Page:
The birth of jazz represents the first major turning point in the popular music of the 20th century, and as a style it has
spawned almost as many sub-categories as that other milestone, rock & roll
origins lie in the blues
, the minstrel show
, and the music of
cosmopolitan white America, particularly European dances and marches, all of which came together in late 19th century
It was from white military bands that early black jazz bands, usually consisting of five to eight players, took both their instrumentation
and their strict 2/2 or 2/4 tempo. What made the sound so new and exciting was the tension that existed between that strict tempo ( also
present in ragtime
) and the flexibility of the blues-based melodic lines of the soloist, often incorporating
syncopation ( placing the accent on a normally unaccented beat ) and the famous "blue note" ( a flattened 3rd or 7th note of the scale ).
While jazz is central to the story of popular music, and it's pioneers - King Oliver, Buddy Bolden, Louis Armstrong
etc. - are now legendary figures,
it's significance in relation to the popular song lies more in informing the songwriting of more mainstream styles
- i.e. infusing other styles with a jazz feel - and in the interpretation of songs written within other genres e.g. musical theatre
For this reason, jazz songwriters, writing within and for jazz, are fairly rare.
Early names might include Jelly Roll Morton
, who claims to have invented jazz but wasn't really a songwriter; Clarence Williams
who wrote or co-wrote many blues-influenced jazz numbers for Bessie Smith
; James P. Johnson
, one of the true greats of stride piano,
who wrote "The Charleston"
, a song which seems to capture the spirit of the Jazz Age, and his protege Fats Waller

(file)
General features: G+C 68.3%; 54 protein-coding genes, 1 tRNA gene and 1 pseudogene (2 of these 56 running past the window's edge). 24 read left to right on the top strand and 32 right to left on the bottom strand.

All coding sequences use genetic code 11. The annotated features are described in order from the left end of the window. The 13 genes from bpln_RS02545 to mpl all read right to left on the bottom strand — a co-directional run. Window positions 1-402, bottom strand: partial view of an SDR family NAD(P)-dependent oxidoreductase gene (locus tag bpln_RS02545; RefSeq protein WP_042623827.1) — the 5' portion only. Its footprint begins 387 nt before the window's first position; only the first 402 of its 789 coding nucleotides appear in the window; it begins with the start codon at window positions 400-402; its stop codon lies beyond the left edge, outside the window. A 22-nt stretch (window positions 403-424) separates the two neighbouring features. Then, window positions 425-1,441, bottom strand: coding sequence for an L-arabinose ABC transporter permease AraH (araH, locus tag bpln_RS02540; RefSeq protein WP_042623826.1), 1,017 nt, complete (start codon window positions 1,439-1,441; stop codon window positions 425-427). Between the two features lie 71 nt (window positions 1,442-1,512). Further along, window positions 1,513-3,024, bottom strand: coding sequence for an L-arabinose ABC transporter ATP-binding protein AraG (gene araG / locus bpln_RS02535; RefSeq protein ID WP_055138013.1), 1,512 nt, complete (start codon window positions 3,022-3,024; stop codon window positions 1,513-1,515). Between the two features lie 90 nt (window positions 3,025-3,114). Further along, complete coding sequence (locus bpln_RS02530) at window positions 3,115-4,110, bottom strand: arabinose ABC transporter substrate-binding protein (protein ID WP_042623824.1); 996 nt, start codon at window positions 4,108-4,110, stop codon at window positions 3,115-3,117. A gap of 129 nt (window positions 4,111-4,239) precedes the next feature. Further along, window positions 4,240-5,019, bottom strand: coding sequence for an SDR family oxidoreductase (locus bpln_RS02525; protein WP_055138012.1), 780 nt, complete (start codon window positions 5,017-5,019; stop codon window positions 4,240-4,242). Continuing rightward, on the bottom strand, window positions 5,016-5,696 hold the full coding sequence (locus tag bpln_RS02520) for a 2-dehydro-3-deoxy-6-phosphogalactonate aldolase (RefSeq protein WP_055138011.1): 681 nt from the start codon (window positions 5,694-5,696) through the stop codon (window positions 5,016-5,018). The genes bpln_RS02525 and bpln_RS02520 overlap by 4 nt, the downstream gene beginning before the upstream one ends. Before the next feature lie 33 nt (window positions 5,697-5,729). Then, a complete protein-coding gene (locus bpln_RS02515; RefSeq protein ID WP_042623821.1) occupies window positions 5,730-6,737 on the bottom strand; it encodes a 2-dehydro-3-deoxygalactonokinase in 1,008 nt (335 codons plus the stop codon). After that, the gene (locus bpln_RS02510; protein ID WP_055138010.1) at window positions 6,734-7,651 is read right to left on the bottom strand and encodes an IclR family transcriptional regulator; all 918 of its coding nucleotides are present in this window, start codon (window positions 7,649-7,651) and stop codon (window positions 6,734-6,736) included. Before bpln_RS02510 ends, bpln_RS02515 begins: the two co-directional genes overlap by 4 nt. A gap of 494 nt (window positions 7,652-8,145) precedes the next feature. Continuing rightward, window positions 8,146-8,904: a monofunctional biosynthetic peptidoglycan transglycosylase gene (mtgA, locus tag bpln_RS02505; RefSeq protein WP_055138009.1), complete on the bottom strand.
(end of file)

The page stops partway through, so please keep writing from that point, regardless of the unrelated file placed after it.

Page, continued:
One name, however, stands above all others as a true master - Duke Ellington
- whose sublime creations remain at the
heart of Big Band jazz. His collaborations with Billy Strayhorn
, another giant in this field, produced some of the finest music of the 20th century.
The Big Band era saw jazz at the heart of popular culture and the rise of the great jazz cabaret singers, amongst whom Billie Holiday, Ella Fitzgerald,
Sarah Vaughan, Frank Sinatra
and Tony Bennett
After the Second World War new styles superceded Big Band swing, taking it away from the mainstream. The first was the harder sound of bebop,
pioneered by Charlie Parker, Dizzie Gillespie
and Bud Powell
. Then came the cool and free jazz of the 1950's and 1960's, developed by Miles Davis,
Ornette Coleman, John Coltrane
and others. This was followed by early 1970's jazz-rock fusion, centred around players such as Chick Corea, Herbie Hancock
and the band Weather Report
, and more recently "crossover", a pop-influenced jazz closer to the style of Grover Washington, Pat Metheny
and David Sanborn
There are of course many more sub-categories of jazz - latin, modal, acid etc., but the ones mentioned probably represent the centre of the movement,
which continues to change and develop, driven by the forces of it's essential nature - exploration and innovation.